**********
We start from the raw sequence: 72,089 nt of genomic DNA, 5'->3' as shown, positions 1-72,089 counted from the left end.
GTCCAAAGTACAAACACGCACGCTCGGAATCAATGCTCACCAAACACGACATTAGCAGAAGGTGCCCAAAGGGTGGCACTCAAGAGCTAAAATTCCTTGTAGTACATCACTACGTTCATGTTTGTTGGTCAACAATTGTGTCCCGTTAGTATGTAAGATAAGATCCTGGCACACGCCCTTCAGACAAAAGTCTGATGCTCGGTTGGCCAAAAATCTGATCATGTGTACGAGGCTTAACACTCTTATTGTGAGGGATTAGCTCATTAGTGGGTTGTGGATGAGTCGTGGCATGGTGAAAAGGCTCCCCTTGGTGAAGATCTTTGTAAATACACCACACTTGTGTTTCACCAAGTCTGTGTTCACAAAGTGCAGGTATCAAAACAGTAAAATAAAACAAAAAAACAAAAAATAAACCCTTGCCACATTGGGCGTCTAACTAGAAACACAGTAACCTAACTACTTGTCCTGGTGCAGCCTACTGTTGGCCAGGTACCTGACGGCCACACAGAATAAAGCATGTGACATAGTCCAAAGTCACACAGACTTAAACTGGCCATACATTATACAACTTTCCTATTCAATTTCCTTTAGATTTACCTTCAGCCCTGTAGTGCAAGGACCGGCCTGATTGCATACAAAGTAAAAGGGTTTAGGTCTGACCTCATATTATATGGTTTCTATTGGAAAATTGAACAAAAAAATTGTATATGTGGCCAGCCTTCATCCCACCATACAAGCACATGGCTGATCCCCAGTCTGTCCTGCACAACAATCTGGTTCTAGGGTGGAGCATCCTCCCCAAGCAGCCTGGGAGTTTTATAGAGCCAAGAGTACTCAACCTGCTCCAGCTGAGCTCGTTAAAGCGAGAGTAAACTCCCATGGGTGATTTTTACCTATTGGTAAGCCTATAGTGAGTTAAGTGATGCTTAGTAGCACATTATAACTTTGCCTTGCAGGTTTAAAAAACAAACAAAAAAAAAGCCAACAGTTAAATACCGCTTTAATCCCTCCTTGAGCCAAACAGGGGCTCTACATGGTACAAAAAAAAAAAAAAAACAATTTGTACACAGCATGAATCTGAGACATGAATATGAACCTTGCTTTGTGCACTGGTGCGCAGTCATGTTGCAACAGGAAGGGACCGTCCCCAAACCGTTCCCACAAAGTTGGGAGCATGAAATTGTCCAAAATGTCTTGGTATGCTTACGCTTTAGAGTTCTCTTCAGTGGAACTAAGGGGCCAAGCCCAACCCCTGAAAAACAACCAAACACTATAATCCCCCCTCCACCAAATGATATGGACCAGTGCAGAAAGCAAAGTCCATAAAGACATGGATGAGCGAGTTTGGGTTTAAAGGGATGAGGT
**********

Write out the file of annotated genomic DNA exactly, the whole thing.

We start from the raw sequence: 72,089 nt of genomic DNA, 5'->3' as shown, positions 1-72,089 counted from the left end.
GTCCAAAGTACAAACACGCACGCTCGGAATCAATGCTCACCAAACACGACATTAGCAGAAGGTGCCCAAAGGGTGGCACTCAAGAGCTAAAATTCCTTGTAGTACATCACTACGTTCATGTTTGTTGGTCAACAATTGTGTCCCGTTAGTATGTAAGATAAGATCCTGGCACACGCCCTTCAGACAAAAGTCTGATGCTCGGTTGGCCAAAAATCTGATCATGTGTACGAGGCTTAACACTCTTATTGTGAGGGATTAGCTCATTAGTGGGTTGTGGATGAGTCGTGGCATGGTGAAAAGGCTCCCCTTGGTGAAGATCTTTGTAAATACACCACACTTGTGTTTCACCAAGTCTGTGTTCACAAAGTGCAGGTATCAAAACAGTAAAATAAAACAAAAAAACAAAAAATAAACCCTTGCCACATTGGGCGTCTAACTAGAAACACAGTAACCTAACTACTTGTCCTGGTGCAGCCTACTGTTGGCCAGGTACCTGACGGCCACACAGAATAAAGCATGTGACATAGTCCAAAGTCACACAGACTTAAACTGGCCATACATTATACAACTTTCCTATTCAATTTCCTTTAGATTTACCTTCAGCCCTGTAGTGCAAGGACCGGCCTGATTGCATACAAAGTAAAAGGGTTTAGGTCTGACCTCATATTATATGGTTTCTATTGGAAAATTGAACAAAAAAATTGTATATGTGGCCAGCCTTCATCCCACCATACAAGCACATGGCTGATCCCCAGTCTGTCCTGCACAACAATCTGGTTCTAGGGTGGAGCATCCTCCCCAAGCAGCCTGGGAGTTTTATAGAGCCAAGAGTACTCAACCTGCTCCAGCTGAGCTCGTTAAAGCGAGAGTAAACTCCCATGGGTGATTTTTACCTATTGGTAAGCCTATAGTGAGTTAAGTGATGCTTAGTAGCACATTATAACTTTGCCTTGCAGGTTTAAAAAACAAACAAAAAAAAAGCCAACAGTTAAATACCGCTTTAATCCCTCCTTGAGCCAAACAGGGGCTCTACATGGTACAAAAAAAAAAAAAAAACAATTTGTACACAGCATGAATCTGAGACATGAATATGAACCTTGCTTTGTGCACTGGTGCGCAGTCATGTTGCAACAGGAAGGGACCGTCCCCAAACCGTTCCCACAAAGTTGGGAGCATGAAATTGTCCAAAATGTCTTGGTATGCTTACGCTTTAGAGTTCTCTTCAGTGGAACTAAGGGGCCAAGCCCAACCCCTGAAAAACAACCAAACACTATAATCCCCCCTCCACCAAATGATATGGACCAGTGCAGAAAGCAAAGTCCATAAAGACATGGATGAGCGAGTTTGGGTTTAAAGGGATGAGGT